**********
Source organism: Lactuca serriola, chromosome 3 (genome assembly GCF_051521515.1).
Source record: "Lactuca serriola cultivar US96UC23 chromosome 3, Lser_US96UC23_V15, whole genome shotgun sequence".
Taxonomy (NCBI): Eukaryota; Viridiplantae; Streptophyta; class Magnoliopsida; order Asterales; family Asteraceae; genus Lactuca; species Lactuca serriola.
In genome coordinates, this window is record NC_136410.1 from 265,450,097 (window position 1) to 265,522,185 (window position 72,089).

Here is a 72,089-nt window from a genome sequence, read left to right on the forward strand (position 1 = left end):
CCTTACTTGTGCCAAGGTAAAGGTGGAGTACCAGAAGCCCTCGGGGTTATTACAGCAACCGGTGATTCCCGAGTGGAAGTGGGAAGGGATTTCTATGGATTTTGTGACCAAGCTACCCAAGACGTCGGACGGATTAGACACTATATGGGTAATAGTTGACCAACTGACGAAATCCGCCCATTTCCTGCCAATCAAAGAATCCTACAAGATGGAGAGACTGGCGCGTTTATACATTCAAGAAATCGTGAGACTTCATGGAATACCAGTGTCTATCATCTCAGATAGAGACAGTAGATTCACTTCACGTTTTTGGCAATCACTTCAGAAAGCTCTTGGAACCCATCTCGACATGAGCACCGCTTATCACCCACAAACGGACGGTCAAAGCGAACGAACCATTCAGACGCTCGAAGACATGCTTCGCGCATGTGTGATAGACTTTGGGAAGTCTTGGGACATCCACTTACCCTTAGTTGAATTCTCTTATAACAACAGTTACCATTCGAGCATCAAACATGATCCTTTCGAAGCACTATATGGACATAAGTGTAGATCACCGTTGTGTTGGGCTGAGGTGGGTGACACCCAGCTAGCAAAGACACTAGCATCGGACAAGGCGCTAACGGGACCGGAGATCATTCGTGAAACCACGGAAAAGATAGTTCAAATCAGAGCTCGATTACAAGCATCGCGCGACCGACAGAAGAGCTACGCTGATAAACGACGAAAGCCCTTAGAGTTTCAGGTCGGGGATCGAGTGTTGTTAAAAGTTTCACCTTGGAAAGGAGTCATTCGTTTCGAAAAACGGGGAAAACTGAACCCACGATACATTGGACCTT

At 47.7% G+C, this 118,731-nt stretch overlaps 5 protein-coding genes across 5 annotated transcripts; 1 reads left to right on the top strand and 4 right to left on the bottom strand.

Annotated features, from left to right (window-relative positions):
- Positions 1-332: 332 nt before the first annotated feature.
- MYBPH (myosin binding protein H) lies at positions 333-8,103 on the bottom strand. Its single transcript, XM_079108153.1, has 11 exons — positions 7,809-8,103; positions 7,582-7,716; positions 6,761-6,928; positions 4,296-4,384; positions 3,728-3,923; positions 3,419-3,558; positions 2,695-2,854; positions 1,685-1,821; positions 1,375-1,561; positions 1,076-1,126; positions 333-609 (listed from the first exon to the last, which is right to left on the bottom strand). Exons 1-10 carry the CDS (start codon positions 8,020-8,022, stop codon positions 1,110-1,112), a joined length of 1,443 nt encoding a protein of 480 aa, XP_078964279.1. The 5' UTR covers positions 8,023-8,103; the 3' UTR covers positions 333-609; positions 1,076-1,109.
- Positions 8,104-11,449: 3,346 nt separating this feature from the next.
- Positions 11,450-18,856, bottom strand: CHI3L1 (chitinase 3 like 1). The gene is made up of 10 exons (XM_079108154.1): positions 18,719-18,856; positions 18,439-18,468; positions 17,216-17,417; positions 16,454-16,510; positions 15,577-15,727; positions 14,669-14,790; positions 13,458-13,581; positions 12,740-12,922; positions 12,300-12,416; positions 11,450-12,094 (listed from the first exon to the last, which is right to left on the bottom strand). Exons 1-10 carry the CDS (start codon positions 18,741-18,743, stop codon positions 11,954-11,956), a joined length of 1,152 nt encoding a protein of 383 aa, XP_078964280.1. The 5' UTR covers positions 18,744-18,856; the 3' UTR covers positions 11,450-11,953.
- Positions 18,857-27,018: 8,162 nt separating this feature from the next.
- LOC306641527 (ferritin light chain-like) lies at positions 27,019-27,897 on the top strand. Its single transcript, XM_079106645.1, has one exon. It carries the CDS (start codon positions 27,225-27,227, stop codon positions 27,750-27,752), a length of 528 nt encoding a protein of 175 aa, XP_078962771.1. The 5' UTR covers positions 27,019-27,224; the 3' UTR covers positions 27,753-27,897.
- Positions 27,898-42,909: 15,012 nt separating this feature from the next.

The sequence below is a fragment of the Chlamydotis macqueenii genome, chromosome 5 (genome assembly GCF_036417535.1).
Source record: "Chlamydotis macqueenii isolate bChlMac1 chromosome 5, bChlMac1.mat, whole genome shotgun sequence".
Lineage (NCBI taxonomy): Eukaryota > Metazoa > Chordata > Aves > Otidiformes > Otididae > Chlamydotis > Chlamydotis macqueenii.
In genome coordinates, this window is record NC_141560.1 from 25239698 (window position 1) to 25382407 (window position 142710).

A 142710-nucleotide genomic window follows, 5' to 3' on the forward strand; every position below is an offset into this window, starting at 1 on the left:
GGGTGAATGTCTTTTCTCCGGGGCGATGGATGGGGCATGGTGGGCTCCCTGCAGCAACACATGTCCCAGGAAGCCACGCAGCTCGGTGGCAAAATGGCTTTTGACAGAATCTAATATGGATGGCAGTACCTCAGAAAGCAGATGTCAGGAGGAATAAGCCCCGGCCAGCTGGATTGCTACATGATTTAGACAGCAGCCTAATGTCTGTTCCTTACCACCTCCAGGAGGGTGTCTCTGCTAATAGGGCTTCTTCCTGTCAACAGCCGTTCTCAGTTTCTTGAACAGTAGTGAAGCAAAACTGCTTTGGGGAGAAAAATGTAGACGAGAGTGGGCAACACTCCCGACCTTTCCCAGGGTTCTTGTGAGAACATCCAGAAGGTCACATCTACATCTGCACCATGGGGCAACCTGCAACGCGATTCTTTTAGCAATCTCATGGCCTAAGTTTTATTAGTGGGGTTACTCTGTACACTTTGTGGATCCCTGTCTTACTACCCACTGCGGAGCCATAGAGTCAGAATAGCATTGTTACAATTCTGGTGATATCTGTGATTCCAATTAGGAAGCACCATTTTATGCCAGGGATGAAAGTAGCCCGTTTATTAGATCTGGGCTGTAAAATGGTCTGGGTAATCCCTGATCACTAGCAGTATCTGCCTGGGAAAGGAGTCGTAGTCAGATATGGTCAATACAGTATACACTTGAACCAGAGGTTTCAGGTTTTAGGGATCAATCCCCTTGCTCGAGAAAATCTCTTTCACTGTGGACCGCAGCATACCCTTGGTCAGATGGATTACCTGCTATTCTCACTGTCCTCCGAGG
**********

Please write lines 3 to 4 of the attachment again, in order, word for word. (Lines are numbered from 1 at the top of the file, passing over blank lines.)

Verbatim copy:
Taxonomy (NCBI): Eukaryota; Viridiplantae; Streptophyta; class Magnoliopsida; order Asterales; family Asteraceae; genus Lactuca; species Lactuca serriola.
In genome coordinates, this window is record NC_136410.1 from 265,450,097 (window position 1) to 265,522,185 (window position 72,089).